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All the nuclear material that has been stolen from Russia over the past quarter of a century has been recovered, the head of the country's atomic energy agency said on Wednesday.
Alexander Rumiantsev, making his comments after a series of terror attacks in Russia, said that the quantities stolen never amounted to more than tens of grammes.
"Over the past 25 years we have recorded several disappearances of military-quality nuclear material and it was always tens of grammes. These materials were always retrieved as a result of painstaking inquiries," he said.
He revealed however that only 10 percent of a 100 kilo quantity of natural uranium that also disappeared has been recovered.
But he added: "This substance could never be used to make nuclear weapons, something that the thieves surely ignored".
Rumiantsev reiterated that security measures were very tight at the country's nuclear power stations in the wake of the deadly attacks that included the downing of two planes, a suicide blast in Moscow and the Beslan hostage tragedy.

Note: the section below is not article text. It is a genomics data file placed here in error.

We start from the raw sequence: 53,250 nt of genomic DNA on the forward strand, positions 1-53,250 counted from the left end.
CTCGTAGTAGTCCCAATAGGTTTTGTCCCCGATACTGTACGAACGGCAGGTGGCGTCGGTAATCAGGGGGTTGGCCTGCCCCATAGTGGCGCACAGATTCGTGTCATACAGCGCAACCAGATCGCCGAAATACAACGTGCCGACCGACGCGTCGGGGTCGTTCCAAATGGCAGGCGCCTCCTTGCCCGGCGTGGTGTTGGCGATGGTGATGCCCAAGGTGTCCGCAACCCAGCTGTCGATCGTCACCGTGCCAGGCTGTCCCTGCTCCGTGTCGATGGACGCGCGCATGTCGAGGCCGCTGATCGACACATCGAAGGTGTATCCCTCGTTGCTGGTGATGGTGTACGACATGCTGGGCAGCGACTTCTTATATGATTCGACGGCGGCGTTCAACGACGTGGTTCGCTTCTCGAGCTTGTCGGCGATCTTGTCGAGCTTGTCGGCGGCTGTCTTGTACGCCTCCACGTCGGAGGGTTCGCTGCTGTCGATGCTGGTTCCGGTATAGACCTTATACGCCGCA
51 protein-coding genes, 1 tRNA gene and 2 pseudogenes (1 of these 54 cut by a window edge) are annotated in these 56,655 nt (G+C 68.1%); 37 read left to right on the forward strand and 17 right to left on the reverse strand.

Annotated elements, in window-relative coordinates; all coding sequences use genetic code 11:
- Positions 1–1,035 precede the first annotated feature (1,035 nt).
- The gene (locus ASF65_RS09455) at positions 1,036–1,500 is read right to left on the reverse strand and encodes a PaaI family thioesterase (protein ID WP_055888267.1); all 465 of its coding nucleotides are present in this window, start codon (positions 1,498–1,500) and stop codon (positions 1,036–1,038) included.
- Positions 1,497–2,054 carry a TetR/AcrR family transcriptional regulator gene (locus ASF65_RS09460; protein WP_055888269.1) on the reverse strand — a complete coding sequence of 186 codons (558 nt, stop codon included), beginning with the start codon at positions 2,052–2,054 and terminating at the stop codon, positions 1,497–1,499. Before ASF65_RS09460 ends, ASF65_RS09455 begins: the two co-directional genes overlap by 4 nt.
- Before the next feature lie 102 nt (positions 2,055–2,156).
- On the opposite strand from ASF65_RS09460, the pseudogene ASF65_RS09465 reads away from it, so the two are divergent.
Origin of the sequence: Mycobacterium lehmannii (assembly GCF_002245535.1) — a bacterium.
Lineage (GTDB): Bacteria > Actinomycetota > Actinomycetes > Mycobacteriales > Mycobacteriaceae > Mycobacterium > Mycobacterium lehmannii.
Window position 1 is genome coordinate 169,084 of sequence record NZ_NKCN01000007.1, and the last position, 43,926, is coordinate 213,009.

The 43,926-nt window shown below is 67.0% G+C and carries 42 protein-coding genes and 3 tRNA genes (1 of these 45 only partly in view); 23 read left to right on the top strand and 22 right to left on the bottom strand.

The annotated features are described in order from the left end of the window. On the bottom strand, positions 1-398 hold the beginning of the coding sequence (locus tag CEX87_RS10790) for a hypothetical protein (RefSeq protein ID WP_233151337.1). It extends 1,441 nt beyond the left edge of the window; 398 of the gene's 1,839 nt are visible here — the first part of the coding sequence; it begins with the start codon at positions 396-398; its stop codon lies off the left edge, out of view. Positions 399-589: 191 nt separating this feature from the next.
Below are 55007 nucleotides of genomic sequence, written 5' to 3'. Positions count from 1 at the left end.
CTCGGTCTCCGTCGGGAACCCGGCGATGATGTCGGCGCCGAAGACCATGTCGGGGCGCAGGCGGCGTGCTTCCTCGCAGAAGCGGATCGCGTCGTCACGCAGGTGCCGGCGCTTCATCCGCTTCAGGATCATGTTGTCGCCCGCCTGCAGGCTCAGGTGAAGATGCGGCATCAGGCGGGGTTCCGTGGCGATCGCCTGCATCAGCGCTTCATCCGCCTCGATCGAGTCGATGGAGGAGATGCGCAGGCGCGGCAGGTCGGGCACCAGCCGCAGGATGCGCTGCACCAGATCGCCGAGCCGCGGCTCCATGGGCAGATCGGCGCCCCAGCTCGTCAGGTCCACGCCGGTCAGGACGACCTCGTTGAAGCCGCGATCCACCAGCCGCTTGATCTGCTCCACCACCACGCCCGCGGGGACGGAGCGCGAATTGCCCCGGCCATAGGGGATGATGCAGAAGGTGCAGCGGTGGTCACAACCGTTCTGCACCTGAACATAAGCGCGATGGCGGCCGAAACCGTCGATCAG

"It is clear that terrorists are planning to attack nuclear power stations, and this is why these are guarded by soldiers and interior ministry forces, who have very strict instructions over terrorist attacks," he said.
He also called for greater efforts to prevent the theft of radioactive isotopes used in industry and hospitals, something that happened "relatively frequently".